They bond over a book and a romantic dinner and as the prince begins to soften, it looks as though the spell might be broken. Cue jilted Gaston who incites a gang to “kill the Beast” and a dramatic fight between the love rivals ensues.
BEAUTY AND THE BEAST HIPPODROME COVID PRECAUTIONS
As you would expect, The Bristol Hippodrome has Covid 19 precautions in place. I showed my vaccination card which allowed for quick and easy entry. I knew to bring this as I’d received an email detailing the requirements, along with our e-tickets.
They do request customers to wear face coverings. I noticed staff wearing masks but none of the people near us in the audience was and I think the vast majority of people didn’t.
The full house and presumably the Covid measures meant there was a long queue trailing back towards Trenchard Street car park. It did move quickly but it meant that the show started a few minutes later than the advertised time so my twelve year old and I were even later than usual getting home.
SONGS IN BEAUTY AND THE BEAST MUSICAL
There’s beautiful singing throughout the cast and iconic songs in the production include Belle, Be Our Guest and Beauty and the Beast.
BEAUTY AND THE BEAST – HIGHLIGHTS
New designs and state-of-the-art technology bring new life to this classic story. The performance we saw was action-packed with special effects such as fog, smoke, video projection, flashing lights as well as sparkly curtains and a good old fashioned explosion of glitter. At one point the audience was delighted by an effect worthy of a Doctor Who regeneration!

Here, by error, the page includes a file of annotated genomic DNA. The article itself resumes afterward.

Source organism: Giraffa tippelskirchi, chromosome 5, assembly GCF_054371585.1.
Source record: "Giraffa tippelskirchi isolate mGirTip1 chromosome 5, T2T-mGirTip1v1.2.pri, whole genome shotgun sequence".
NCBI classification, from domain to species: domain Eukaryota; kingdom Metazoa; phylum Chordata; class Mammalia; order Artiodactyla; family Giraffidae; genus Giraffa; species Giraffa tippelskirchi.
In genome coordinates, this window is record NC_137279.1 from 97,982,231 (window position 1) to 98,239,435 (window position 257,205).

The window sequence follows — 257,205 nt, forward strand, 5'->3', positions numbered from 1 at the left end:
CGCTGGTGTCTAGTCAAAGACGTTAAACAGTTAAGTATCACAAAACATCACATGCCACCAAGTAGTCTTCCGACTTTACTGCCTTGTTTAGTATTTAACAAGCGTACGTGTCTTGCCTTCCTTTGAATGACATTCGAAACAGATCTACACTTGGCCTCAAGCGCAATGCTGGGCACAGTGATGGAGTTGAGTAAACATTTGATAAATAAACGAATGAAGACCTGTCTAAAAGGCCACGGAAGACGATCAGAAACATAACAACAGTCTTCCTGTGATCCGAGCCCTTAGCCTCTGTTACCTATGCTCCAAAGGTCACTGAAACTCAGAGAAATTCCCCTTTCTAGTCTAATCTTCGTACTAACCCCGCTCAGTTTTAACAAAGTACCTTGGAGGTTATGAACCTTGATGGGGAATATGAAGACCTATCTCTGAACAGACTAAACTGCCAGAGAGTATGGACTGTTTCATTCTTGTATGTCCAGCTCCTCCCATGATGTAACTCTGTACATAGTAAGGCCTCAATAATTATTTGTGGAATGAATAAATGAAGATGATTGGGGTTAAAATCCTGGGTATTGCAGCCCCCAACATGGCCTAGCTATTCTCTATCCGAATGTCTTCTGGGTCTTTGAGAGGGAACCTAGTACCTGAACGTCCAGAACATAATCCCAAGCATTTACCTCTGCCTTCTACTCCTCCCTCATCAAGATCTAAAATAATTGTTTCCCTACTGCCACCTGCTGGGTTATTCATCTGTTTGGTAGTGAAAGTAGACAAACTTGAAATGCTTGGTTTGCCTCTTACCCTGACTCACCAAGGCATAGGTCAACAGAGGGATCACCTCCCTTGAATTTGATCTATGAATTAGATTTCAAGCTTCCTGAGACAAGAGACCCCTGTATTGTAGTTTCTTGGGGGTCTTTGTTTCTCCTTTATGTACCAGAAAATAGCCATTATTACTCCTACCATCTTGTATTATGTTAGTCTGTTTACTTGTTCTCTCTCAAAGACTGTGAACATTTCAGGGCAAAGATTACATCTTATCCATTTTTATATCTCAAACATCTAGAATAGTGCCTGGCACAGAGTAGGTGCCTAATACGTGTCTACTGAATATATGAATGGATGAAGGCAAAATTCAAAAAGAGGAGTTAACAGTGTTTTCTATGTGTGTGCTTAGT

The sets are impressive, very varied and transition seamlessly between the French village, Belle’s countryside home, the scary woods, the imposing palace and its huge library.
There are some fabulously over the top huge numbers. Of particular note is the colourful Gaston song, with its carefully coordinated colourful display. Louis Stockil’s slapstick style as the buffoon, Le Fou, was hilarious. The number went on and on, continuing to indulge us with acrobatics, dancing, sparkly costumes and a revolving stage.
WHAT AGE IS BEAUTY AND THE BEAST SUITABLE FOR?
The producers recommend the production for ages 6 and up, however, there are a few sections that could be pretty scary for children that young, such as the menacing wolves and loud music during the scenes in the woods.
It also won’t come as a surprise that the beast has a booming voice that amplifies when he shouts – which is fairly often, particularly at the start.
The ‘Kill the beast’ scene and subsequent fight in the wood and lightning effect around the theatre are also pretty loud and dramatic.
If your child is sensitive to loud noises and scary effects, you may like to wait until they’re a little older – maybe 8 or 9.
HOW ACCESSIBILE ARE BEAUTY AND THE BEAST PERFORMANCES?
Special effects include fog, smoke and video projection. My twelve year old who is a bit of a film buff (and therefore used to seeing the warnings on television) pointed out that there are a lot of strobing and flashing lights.